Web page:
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Kids' Advocates Testify on Connected Food, Housing and Health Issues

Kids' Advocates Testify on Connected Food, Housing and Health Issues

October 28, 2015

Advocates for health and child well-being gathered at the Massachusetts State House on Tuesday, October 20th, to support H.429/S.94: An Act Relative to Ensuring the Wellbeing of All Children in the Commonwealth, sponsored by Senator Montigny and Representative Livingstone. The bill aims to integrate assistance for children and families who need improved access to food, housing, and medical care. Support for the legislation is led by the Healthy Food, Healthy Homes, Healthy Children (HHH) Coalition, a group of service providers, researchers, and advocacy groups who take a holistic approach to childhood wellbeing, with the belief that housing, health care, and hunger are all inextricably linked.  The legislation aims to promote childhood wellbeing by improving access to – and integrating – food, shelter, and medical care.

Prior to the hearing, HCFA hosted a press event to highlight the importance of the bill, and introduce the legislation to the public. At the press event, supporters of the bill spoke about how in order to address health problems among children, it is necessary to tackle poverty as the root cause. The event featured several speakers, including HCFA Executive Director Amy Whitcomb Slemmer,  Representative Jay Livingstone, Dr. Megan Sandel from Boston Medical Center and Children’s HealthWatch, and Diane Sullivan, the Policy Director of Homes for Families, who spoke about the issue from personal experience. Ms. Sullivan had previously been a homeless mother, and spoke about how, without access to proper resources and support, families cannot be expected to lift themselves out of poverty. Representative Livingstone, the lead sponsor of the bill in the House, spoke about how although so many children have health coverage, that does them little good if they lack the basic necessities to lead healthy lives. By viewing access to health care, housing, and food as integrated issues, the bill aims to provide children the necessary foundation to lead healthy lives.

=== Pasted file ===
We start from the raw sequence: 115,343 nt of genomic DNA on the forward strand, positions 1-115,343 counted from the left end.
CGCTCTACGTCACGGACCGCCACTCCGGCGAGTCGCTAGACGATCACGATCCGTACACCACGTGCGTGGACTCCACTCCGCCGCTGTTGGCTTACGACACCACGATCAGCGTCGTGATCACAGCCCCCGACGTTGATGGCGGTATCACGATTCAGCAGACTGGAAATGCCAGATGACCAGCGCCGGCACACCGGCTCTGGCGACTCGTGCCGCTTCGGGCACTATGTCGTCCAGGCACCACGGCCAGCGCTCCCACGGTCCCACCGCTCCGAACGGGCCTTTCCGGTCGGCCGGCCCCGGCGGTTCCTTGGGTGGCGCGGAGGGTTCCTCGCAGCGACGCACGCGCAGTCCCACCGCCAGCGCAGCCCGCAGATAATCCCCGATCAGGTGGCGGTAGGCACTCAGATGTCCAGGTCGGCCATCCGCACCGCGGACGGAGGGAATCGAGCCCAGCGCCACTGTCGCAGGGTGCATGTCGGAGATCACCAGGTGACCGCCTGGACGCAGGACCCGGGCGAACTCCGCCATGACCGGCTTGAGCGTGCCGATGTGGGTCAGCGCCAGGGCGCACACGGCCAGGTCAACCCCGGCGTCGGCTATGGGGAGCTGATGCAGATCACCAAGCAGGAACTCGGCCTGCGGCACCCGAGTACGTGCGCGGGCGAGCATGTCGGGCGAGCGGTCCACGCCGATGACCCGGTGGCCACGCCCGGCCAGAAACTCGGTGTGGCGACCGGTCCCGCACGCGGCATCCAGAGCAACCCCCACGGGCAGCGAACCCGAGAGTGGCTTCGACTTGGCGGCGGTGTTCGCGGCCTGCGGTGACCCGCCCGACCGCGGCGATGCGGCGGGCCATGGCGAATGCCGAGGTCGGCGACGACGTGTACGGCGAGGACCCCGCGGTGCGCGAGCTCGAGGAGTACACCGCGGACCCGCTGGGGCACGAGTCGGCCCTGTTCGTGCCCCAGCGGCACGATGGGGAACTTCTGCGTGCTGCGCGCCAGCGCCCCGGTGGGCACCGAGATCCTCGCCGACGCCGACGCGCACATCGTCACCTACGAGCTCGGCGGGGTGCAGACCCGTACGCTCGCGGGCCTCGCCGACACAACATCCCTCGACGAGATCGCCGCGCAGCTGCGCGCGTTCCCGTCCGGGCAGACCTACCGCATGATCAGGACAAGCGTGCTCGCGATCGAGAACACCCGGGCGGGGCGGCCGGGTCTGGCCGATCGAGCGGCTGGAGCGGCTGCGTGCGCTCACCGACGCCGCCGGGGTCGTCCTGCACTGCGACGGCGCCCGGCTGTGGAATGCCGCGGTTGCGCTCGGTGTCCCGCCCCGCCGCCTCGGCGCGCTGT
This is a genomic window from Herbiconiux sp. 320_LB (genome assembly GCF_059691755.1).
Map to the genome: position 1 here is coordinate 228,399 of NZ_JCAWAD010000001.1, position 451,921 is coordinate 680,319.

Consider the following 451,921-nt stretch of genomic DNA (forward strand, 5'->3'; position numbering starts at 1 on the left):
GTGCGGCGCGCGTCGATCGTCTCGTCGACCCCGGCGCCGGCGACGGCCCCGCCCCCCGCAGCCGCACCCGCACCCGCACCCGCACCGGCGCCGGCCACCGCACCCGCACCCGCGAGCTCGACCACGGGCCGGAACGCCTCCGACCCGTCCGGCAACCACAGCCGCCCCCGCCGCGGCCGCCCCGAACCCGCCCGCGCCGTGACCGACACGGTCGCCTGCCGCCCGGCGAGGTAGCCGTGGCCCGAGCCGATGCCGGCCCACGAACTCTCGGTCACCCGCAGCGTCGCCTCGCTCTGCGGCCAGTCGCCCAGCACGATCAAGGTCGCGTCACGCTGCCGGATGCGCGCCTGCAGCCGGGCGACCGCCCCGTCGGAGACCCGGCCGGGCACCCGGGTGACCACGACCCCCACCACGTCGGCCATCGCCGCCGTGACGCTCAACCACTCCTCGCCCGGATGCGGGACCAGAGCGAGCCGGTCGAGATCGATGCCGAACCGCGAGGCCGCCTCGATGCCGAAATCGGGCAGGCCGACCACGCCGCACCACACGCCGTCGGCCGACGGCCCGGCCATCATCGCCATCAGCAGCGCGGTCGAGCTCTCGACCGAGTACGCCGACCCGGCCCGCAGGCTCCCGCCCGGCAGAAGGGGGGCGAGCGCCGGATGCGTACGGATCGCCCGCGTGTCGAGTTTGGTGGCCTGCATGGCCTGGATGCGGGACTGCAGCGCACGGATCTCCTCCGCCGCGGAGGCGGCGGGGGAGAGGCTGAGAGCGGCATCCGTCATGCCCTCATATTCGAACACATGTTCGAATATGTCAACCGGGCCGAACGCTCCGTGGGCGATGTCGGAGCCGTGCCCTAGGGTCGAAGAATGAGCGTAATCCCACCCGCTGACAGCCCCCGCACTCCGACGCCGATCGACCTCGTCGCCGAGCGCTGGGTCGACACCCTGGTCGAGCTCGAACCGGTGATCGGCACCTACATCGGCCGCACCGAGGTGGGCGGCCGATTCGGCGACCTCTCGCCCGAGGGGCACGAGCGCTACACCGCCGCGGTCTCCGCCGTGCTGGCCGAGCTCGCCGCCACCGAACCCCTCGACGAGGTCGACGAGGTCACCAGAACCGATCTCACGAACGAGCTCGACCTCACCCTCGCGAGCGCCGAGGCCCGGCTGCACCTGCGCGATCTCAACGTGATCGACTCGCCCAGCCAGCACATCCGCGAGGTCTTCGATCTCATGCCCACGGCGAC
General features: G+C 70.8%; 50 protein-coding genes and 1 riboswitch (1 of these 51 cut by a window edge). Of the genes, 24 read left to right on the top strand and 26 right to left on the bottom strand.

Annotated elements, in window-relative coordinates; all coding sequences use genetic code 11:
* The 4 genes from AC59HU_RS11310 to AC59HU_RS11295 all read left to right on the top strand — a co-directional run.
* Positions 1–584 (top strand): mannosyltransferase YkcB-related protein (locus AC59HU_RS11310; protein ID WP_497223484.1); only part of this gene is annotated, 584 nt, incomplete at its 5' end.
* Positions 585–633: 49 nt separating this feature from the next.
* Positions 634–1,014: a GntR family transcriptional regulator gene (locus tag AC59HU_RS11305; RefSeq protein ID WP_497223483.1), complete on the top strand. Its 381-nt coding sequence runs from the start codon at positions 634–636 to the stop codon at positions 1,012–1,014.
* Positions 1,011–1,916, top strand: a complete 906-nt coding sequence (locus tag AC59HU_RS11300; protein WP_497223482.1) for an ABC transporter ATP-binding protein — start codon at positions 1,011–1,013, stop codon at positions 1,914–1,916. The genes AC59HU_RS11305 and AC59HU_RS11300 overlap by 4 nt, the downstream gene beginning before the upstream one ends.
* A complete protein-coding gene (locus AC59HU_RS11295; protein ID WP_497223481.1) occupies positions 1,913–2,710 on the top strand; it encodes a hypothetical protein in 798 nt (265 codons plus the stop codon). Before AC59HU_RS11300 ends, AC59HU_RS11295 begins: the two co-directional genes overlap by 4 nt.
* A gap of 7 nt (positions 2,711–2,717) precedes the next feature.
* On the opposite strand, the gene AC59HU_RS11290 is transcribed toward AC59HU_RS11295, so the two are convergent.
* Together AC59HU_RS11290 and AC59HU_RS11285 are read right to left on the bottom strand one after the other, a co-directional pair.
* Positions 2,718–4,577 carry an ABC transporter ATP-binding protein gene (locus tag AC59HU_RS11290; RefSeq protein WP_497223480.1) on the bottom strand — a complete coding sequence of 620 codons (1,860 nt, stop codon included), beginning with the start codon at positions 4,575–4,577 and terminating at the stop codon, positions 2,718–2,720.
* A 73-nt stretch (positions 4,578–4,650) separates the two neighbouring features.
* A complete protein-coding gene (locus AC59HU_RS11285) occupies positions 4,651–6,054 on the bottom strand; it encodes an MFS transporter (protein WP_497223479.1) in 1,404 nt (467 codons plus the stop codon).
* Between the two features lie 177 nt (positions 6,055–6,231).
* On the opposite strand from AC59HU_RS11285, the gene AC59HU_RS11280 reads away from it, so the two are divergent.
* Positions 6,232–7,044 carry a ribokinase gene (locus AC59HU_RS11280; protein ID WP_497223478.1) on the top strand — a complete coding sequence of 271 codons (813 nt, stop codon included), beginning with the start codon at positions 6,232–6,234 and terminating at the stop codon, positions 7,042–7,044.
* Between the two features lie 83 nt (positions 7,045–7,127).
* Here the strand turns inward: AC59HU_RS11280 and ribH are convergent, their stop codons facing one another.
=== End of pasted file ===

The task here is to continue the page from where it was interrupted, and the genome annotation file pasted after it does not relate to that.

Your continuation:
Following the press event, a number of experts testified in support of the bill at the hearing before the Joint Committee on Children, Families and Persons with Disabilities.  Testimony covered the various sections of the bill, including:

  • A ‘common application’ for core Massachusetts safety net benefits, including MassHealth and SNAP benefits
  • Establishing a working group to assess methods for providing meals to homeless families temporarily housed in hotels and motels
  • Changing administrative processes to reduce ‘churn’ – the closing and reopening of benefits eligibility due to recipients’ income fluctuation

Particularly compelling testimony came from Dr. Lois Lee, a physician in the Division of Emergency Medicine at Boston Children’s Hospital, and an Assistant Professor of Pediatrics at Harvard Medical School. Dr. Lee spoke about family eligibility for emergency shelter. Currently, families must spend one night in a setting not meant for human habitation before they can be eligible for placement in emergency shelter.  Dr. Lee spoke about how this rule puts unnecessary stress on both the families that must satisfy this requirement, and the hospitals that end up assisting them. These families seeking shelter are almost always single mothers with children under the age of 5, and the hospital is obligated to provide them with a room. When space is scarce, the obligation to provide these families with a room often means that there is not a room for another patient that may be in need. Dr. Lee also noted that while in these rooms, families are confined and limited in their ability to move around because a hospital is not suited for the needs of sheltering children and their families. For many, it’s not just a question of short-term or situational health: “Homelessness affects not just physical health, but can cause long-term developmental issues”, she said, emphasizing the importance of this comprehensive bill.

Led by Health Care For All, advocates across the spectrum of health and children’s wellbeing will continue to work to move this legislation forward so families and children have the resources to lead healthy lives. If you would like more information about the HHH coalition or the legislation please visit the coalition website.

                           - Ben Koller